The Division of Allergy, Immunology, and Rheumatology cares for adult and pediatric patients with disorders of the immune system. Our patients have an unusual susceptibility to allergies and asthma, autoimmunity, autoinflammation, or severe, recurrent or opportunistic infections. We offer the most advanced diagnostics and treatments in the country. Our faculty members include leaders in the field and provide excellent clinical care and conduct cutting-edge research. We operate two ACGME-certified programs to train future leaders in the fields of Allergy and Immunology, and Pediatric Rheumatology.
The program has a long and cherished history beginning in 1969 when Dr. E. Richard Stiehm served as the first chief of the division. Faculty in the division have discovered the mechanistic causes of numerous immune diseases in children, developed uses of immune globulin in the prevention and treatment of infections, and pioneered methods for bone marrow and cord-blood transplants. In the early years of HIV, Immunology division faculty were instrumental in recognizing AIDS in children and in leading efforts to prevent maternal transmission of HIV to fetuses.
Our allergy clinic has a focus on food allergy, allergic rhinitis and conjunctivitis, asthma, and drug allergy. Additionally, we care for children with asthma and other respiratory disorders. State-of-the-art skin testing and blood tests are performed in the clinic to provide answers about allergic sensitization. Food challenges are performed to definitively assess the risk of immediate-type food allergies.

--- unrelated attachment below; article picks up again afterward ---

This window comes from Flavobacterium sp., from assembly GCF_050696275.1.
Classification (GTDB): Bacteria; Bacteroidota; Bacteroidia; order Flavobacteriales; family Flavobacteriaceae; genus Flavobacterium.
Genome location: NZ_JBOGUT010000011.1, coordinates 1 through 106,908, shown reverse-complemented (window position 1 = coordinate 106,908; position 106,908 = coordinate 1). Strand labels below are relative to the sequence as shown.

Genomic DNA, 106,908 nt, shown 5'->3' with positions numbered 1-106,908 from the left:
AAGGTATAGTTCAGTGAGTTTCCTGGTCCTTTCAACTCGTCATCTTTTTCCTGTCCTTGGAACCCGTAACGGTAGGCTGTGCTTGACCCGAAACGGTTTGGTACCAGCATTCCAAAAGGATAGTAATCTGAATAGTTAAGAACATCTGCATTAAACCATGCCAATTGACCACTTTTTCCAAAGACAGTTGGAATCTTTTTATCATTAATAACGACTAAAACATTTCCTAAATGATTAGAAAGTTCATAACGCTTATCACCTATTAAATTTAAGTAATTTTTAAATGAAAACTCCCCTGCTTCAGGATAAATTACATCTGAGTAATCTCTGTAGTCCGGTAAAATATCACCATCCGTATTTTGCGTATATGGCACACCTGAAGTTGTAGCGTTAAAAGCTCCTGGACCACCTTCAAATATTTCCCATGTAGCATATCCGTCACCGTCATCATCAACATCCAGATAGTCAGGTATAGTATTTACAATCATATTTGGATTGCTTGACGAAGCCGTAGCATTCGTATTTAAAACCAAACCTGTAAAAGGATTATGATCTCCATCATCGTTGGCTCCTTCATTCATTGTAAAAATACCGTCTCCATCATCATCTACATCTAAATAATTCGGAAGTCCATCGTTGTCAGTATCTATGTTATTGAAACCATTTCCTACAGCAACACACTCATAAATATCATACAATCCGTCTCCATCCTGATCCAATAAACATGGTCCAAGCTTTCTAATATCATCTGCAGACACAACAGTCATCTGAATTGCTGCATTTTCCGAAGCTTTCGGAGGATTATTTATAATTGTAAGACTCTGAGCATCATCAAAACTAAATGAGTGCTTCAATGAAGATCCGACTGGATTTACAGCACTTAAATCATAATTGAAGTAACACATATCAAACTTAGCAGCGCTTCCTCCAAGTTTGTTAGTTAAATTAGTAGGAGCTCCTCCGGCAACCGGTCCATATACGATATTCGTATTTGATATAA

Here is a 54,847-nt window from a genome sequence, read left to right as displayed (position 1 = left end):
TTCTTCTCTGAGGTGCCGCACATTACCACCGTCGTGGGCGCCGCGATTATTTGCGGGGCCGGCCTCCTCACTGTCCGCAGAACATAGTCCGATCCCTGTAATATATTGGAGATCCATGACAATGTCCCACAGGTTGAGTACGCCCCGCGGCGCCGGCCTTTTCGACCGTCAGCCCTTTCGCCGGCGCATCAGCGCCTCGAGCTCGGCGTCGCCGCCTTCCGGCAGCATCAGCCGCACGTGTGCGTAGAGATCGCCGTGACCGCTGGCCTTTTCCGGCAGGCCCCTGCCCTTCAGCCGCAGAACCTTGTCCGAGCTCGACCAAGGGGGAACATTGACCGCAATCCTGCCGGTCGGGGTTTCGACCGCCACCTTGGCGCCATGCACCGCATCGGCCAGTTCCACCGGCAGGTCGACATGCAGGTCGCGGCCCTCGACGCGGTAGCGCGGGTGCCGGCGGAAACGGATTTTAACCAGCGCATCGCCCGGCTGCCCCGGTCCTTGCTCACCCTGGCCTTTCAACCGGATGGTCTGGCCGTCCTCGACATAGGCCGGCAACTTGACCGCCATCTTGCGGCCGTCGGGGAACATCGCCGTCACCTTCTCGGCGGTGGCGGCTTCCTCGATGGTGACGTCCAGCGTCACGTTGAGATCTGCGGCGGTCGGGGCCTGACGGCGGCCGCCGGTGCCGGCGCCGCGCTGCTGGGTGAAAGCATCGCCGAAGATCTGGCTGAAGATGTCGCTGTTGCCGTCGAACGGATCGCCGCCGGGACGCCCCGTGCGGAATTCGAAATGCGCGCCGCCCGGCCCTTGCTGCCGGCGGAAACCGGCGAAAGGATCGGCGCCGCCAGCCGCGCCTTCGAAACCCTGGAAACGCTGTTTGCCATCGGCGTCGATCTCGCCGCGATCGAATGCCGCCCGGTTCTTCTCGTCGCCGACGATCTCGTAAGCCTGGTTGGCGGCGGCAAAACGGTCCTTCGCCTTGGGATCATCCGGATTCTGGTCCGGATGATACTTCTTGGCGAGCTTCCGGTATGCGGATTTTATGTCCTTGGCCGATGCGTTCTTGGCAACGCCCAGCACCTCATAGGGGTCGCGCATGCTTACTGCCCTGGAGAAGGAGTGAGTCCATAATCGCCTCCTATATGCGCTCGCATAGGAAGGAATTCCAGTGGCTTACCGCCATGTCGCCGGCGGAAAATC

Delayed-type gastrointestinal diseases (including Food Protein Induced Enterocolitis Syndrome, celiac disease, and eosinophilic gastroenteritis) are followed with our colleagues from Gastroenterology. Spirometry testing and allergy testing are used to facilitate the management of asthma with our colleagues from the Pulmonary clinic.
Our clinic has the most sophisticated reagents for assessing drug allergies and can provide options for treatment, including desensitization. These efforts improve the quality and stewardship of antibiotics used across the hospital system.
Our immunology clinic focuses on primary immunodeficiency disease, also called genetic immune diseases. These “mystery” diseases confer a susceptibility to severe, recurrent or opportunistic infections, autoimmunity, and autoinflammation. We care for antibody deficiencies such as Common Variable Immune Deficiency (CVID) and more serious defects of the adaptive immune system, including T cell defects such as Combined Immunodeficiency (CID) and severe combined immune deficiency (SCID). We are recognized by the state as a major referral center for Southern California for management of newborn babies who screen positive for SCID.
We employ whole exome and genome sequencing as well as cutting-edge genetic validation to diagnose novel or rare immune diseases. Treatments include immunoglobulin replacement infusions (subcutaneous or intravenous), immunomodulatory medicines, anti-inflammatory medicines, and advanced cellular therapies, including hematopoietic stem cell transplantation and gene therapy.
UCLA Westwood Campus
UCLA Children's Health Center
200 UCLA Medical Plaza, Suite 265
Los Angeles, CA 90095
UCLA Santa Monica
Pediatric Specialties Practice
1260 15th Street, Suite 1002
Santa Monica, CA 90404